How to encourage employees to share their giving stories

Encouraging employees to share their giving stories is a great way to increase awareness of your charitable giving program. Employee and donor storytelling is a free type of referral marketing and is a great way to increase awareness of your workplace giving program using already established networks.

We’ve put together a guide on how to encourage corporate employees to share their giving story.

What are employee giving stories?

Donors select charities to donate to for a number of reasons. Some donors might base their decision on their interests such as a love for animals, while others might select a charity that supports a cause area close to their heart.

Donors that select charities based on causes they resonate with can often make for an inspiring giving story. An inspiring giving story will activate empathy in others – you can achieve this by creating a verbal and written story brief including;

  • Emotional language: rather than stating charity statistics and amount donated, focus on the individual’s feelings and personal experience. While the facts and statistics are important, they are not the factors that inspire giving in others.
  • Encourage stories that follow a three-point structure:
    1. The donor’s personal experience with the cause area
    2. The charity they choose to give to (it can be through donations and volunteering)
    3. Relate back to the corporate’s charitable giving program
  • A visual: If you’re on a zoom call ensure the storyteller’s camera is switched on or if they are at an in-person meeting, make sure they are visible. If it is a written story, ask if you can include an image of the person. Donor stories may be deeply personal so make sure you show an understanding of employees who would like to remain anonymous.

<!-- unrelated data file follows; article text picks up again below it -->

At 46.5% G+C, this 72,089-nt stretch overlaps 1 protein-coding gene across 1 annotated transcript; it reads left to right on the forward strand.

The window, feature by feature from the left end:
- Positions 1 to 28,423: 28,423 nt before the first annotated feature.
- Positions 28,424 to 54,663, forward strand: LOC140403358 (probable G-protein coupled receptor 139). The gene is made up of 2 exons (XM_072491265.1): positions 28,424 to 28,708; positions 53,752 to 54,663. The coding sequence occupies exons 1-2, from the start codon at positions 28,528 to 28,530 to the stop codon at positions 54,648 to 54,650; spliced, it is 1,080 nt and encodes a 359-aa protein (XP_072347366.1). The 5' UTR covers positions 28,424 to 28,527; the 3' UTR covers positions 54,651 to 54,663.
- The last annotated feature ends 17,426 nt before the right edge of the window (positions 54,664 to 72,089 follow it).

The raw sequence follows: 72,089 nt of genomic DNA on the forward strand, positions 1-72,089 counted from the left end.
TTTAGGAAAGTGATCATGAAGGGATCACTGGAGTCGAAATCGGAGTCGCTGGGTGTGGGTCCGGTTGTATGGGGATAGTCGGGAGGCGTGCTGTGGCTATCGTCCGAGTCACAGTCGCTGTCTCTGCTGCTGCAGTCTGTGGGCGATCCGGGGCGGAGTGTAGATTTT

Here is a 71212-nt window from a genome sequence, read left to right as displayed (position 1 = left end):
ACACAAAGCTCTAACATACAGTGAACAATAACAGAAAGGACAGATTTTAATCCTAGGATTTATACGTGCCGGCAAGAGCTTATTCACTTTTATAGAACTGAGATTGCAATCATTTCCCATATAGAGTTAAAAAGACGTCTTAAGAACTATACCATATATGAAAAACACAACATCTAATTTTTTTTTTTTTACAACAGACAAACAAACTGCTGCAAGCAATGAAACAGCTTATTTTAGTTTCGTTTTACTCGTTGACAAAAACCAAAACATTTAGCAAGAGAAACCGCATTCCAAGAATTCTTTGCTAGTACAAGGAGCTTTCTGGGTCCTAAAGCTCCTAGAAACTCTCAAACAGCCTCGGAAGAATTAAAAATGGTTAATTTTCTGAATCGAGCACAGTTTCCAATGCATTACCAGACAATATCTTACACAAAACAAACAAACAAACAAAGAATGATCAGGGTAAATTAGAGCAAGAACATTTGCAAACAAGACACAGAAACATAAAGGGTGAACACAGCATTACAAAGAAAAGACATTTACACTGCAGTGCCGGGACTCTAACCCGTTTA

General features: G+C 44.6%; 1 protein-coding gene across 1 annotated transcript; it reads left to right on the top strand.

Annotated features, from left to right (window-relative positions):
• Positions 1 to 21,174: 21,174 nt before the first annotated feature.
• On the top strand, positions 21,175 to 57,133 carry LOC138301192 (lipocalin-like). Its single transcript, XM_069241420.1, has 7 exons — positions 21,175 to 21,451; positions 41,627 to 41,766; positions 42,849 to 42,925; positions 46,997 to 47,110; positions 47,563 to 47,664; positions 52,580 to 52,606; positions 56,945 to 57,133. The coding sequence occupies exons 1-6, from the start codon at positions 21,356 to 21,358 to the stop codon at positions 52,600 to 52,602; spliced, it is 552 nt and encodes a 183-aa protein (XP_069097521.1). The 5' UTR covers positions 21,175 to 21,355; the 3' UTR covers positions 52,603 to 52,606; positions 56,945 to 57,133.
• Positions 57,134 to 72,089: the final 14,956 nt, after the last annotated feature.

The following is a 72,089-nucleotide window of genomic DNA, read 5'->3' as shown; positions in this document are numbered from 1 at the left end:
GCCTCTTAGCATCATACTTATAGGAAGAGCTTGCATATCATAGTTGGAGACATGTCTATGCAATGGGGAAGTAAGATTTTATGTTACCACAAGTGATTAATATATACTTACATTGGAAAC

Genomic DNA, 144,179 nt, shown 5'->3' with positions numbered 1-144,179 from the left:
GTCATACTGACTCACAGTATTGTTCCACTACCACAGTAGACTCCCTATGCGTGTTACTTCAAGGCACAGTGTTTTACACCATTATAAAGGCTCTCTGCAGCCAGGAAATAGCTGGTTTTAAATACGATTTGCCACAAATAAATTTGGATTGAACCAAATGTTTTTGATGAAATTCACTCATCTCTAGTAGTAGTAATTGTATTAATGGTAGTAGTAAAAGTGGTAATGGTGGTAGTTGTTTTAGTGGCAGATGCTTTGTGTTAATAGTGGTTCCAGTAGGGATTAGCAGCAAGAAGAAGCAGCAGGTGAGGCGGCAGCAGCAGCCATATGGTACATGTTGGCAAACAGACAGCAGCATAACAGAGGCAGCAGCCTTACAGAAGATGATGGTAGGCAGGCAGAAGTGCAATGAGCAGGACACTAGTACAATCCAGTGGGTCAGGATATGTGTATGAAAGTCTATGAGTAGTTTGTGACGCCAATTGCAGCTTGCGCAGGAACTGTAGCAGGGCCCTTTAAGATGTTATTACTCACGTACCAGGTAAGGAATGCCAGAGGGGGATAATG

How to initiate a culture of sharing of employee giving stories

You can initiate donor storytelling by sharing your own story. You can also ask colleagues and other teammates to get the ball rolling. Most people are more than happy to share their story if you just ask them. You can also ask existing committees, groups, working groups and social clubs within your organisation as they are usually highly engaged and help drive the culture within the organisation. When asking employees to share their stories, try asking individuals to share their stories rather than prompting a whole group at the same time. You are more likely to get a positive result from a one-on-one conversation.

When encouraging employees to share their giving story, ensure that the environment in which they are sharing is inclusive. You want to facilitate an environment where other employees can continue the discussion after the story has been shared whether it be in-person or online. You don’t want the donor story to be met with silence or a disengaged online network.

Using influencers and champions

Your executive team and other senior leaders in the business can act as influencers. Having a top-down approach especially around the launch of a charity partnership or charitable program can greatly influence the rest of the business. All-staff meetings are a great place for senior leaders to share their giving story as it will quickly raise awareness about your workplace giving program.

Employees from all levels of the business can also boost awareness of your giving program by sharing their donor stories. While sharing stories at smaller meetings and social events may not have as big of a reach as an executive at an all-staff meeting having closer personal relationships may result in more engaged audiences.